In today’s Bulldog wrapup of technology and life science news:

  • Raleigh-based BioDeliverySciences raises $21 million in new debt
  • Intel to acquire chip designer Altera
  • ​BlackBerry settles with Ryan Seacrist’s Typo
  • Avago pays $37B for Broadcom
  • ​Google offers free storage for photos, videos

The details:

  • BDSI borrows $21 million

Raleigh-based BDSI has borrowed $20.7 million from MidCap in a deal that requires the technology and drug development firm to pay interest only for the next 12 months. BDSI had borrowed from MidCap before.

​Noted Dr. Mark Sirgo, Chief Executive Officer of BDSI: “This funding bolsters our available capital resources well into 2016 as we continue to make a concentrated effort behind the launch of BUNAVAIL. In addition, we see this as a positive, non-dilutive way to lower our overall cost of debt while extending our cash runway. We are pleased to partner again with MidCap and we thank them for their continued confidence in our business.”

  • Intel buys into chips powering cloud computing, smarter cars

Intel is buying chip designer Altera for about $16.7 billion in cash to expand its reach into new chip markets that are powering the wireless revolution, smarter cars and more.

The deal is the biggest in Intel Corp.’s 47-year history. It is the latest in an industry that is looking to acquisitions to boost lackluster sales and cut costs. Sales are falling for personal computers because people are increasingly turning to smartphones and tablets.

While Intel already works with Altera on the manufacturing of certain kinds of high-end chips, Intel CEO Brian Krzanich said that owning the company will allow Intel to fully integrate that manufacturing and put in place design and production improvements, ultimately lowering costs and improving the products.

Altera is known for making chips used in phone networks and cars, markets in whichIntel has been looking to expand.

“Their PC chip business is going downhill, and so here’s a way to bolster their earnings by getting into a different type of business,” says Tony Cherin, finance professor emeritus at San Diego State University.

  • BlackBerry and Ryan Seacrest’s Typo reach settlement

BlackBerry said Monday that it reached a patent infringementsettlement with Typo, a maker of iPhone keyboards co-founded by “American Idol” hostRyan Seacrest. The Canadian smartphone maker had accused Typo of ripping off its design.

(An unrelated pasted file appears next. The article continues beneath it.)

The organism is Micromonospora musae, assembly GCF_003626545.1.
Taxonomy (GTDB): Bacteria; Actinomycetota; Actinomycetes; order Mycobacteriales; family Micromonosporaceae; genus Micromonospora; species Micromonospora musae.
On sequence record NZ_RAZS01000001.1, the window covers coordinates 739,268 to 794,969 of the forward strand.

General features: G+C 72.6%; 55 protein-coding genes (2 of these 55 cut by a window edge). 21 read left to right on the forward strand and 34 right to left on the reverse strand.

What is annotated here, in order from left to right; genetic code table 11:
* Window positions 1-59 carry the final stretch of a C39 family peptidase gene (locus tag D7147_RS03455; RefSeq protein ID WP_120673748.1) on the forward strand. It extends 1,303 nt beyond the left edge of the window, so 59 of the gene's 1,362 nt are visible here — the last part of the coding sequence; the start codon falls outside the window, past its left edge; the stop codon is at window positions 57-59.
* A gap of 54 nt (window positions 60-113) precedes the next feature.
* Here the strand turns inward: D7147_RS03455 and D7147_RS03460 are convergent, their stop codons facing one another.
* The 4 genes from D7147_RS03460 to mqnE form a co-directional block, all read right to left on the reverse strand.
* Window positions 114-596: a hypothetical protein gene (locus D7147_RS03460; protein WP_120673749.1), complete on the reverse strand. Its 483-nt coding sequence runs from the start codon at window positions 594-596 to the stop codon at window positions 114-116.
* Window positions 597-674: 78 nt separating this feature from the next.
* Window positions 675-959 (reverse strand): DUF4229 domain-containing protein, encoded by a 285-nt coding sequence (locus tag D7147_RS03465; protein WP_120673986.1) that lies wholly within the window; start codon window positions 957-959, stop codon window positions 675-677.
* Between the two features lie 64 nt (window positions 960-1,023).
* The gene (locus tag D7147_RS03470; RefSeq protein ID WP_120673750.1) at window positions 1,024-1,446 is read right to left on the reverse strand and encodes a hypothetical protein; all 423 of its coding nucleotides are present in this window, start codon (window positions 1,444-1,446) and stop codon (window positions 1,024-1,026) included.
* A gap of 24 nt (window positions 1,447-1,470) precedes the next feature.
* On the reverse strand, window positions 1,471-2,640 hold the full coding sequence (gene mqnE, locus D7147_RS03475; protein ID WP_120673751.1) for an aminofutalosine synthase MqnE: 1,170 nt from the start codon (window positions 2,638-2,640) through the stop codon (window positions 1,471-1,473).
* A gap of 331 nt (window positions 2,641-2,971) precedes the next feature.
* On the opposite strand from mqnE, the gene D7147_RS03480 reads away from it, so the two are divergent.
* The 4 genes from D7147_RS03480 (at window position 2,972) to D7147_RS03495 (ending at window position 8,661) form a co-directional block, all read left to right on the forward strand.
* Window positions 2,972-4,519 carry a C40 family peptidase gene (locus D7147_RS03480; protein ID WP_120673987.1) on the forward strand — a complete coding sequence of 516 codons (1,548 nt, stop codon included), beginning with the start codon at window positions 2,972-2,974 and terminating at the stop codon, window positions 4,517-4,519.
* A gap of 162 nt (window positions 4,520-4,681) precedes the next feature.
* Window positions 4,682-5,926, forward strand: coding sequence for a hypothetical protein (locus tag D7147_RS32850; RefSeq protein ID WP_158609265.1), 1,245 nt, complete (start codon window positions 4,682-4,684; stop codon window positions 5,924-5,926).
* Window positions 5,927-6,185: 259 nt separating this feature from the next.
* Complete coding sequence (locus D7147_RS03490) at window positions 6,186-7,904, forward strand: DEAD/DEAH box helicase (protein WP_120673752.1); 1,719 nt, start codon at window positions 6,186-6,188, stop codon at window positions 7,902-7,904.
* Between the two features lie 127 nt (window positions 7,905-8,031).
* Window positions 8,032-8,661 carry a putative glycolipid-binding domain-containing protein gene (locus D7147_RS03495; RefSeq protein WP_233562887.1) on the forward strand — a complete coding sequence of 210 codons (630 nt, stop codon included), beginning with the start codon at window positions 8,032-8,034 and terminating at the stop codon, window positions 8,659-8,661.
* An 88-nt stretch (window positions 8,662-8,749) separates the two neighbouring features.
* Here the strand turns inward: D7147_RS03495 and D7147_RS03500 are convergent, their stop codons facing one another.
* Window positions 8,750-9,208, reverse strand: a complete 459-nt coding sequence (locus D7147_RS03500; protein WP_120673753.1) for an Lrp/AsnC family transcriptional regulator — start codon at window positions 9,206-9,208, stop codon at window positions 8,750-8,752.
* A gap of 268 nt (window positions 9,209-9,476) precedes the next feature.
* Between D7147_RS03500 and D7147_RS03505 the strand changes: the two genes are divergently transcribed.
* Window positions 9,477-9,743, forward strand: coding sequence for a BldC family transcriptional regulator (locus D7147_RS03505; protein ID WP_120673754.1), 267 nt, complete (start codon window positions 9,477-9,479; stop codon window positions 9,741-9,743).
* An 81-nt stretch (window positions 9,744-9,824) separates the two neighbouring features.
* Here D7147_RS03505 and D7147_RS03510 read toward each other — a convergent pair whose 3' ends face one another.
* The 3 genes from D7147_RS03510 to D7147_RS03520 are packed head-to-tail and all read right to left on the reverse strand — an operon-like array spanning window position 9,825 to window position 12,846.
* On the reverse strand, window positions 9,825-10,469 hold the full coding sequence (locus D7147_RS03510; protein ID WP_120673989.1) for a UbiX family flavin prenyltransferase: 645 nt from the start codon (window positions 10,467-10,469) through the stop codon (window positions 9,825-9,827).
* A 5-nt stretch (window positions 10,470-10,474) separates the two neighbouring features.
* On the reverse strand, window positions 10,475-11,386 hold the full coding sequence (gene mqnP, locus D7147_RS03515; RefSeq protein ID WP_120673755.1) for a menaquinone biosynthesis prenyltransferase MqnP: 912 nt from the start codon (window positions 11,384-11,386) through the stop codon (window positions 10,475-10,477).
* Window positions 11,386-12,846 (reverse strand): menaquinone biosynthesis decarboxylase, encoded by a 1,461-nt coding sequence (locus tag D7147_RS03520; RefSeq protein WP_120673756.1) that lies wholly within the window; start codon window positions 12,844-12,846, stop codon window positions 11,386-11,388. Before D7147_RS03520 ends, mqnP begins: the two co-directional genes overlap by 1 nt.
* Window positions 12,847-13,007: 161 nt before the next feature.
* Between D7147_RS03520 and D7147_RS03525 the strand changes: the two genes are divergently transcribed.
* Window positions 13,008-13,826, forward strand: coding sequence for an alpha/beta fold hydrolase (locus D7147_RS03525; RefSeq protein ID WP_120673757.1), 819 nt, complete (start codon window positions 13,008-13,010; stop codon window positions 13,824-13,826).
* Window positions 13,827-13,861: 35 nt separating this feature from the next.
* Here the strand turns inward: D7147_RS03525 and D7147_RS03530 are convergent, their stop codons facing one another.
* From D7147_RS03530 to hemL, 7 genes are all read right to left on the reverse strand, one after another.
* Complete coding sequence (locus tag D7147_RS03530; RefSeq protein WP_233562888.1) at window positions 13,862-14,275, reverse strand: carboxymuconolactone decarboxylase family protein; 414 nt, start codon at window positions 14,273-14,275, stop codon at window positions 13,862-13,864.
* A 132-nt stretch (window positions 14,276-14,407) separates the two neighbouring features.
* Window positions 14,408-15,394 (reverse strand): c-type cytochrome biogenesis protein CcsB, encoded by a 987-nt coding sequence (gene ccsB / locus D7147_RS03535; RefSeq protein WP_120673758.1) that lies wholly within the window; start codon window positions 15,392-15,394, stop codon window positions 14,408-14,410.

Under the agreement, Typo Products LLC will be banned from selling keyboards for mobile devices with a screen size that’s less than 7.9 inches, essentially knocking them out of the iPhone market. The largest model of the Apple phone has a height of 6.22 inches.

BlackBerry said Typo will be able to sell keyboards for devices with screens that are larger than 7.9 inches. Typo’s website currently sells $189 attachable keyboards for the iPad.

BlackBerry Ltd., based in Canada, first filed the lawsuit against Typo last year, saying that the startup copied its smartphone’s keyboard. Typo’s keyboard was a case that snapped on to the iPhone and had a physical keyboard.

  • Avago looks to grow with $37B deal for chipmaker Broadcom

Avago Technologies is buying rival chipmaker Broadcom in a cash and stock deal worth about $37 billion, vastly expanding its lineup of products for the rapidly growing wireless device market at a time when sales growth has otherwise been tough to come by for smaller chipmakers.

Hock Tan, Avago’s president and chief executive, says that the deal will make his company the third largest semiconductor maker in terms of revenue and give it the most diversified communications platform in the industry, adding that there is very little overlap between Avago and Broadcom’s products.

Tan said that the proliferation of high-speed data services for wireless devices around the world has resulted in a jump in chip content per wireless device, as well as a surge in the amount of data traffic running through data centers.

“We believe we are in the beginning stages of enhanced networking in the home as people use their wireless devices to connect to various entertainment, security and comfort functions that are all driven by pervasive broadband access,” Tan said Thursday.

“This acquisition will allow us to access this trend more deeply.”

  • Google offers unlimited free storage of photos, videos

Google is willing to store and organize all of the world’s digitalphotos and videos for free.

The online photo service announced Thursday is the latest example of Google’s desire to wrap its tentacles around virtually every part of people’s lives.

Google will provide unlimited storage of all photos up to 16 megapixels and high-definition video up to 1080p.

The service, called Google Photos, will be available as an app on Android and Apple devices, and on a website, . It’s a variation of the photo-management tool on Google Plus, a social networking service that has struggled to compete against Facebook since its 2011 debut.

“There has been a renaissance in the thinking of what Google Plus is for,” said Bradley Horowitz, Google’s vice president of photos and streams. Google Plus will stick around, Horowitz said, although it is likely to focus on bringing together people who share common interests and hobbies instead of trying to connect friends and family.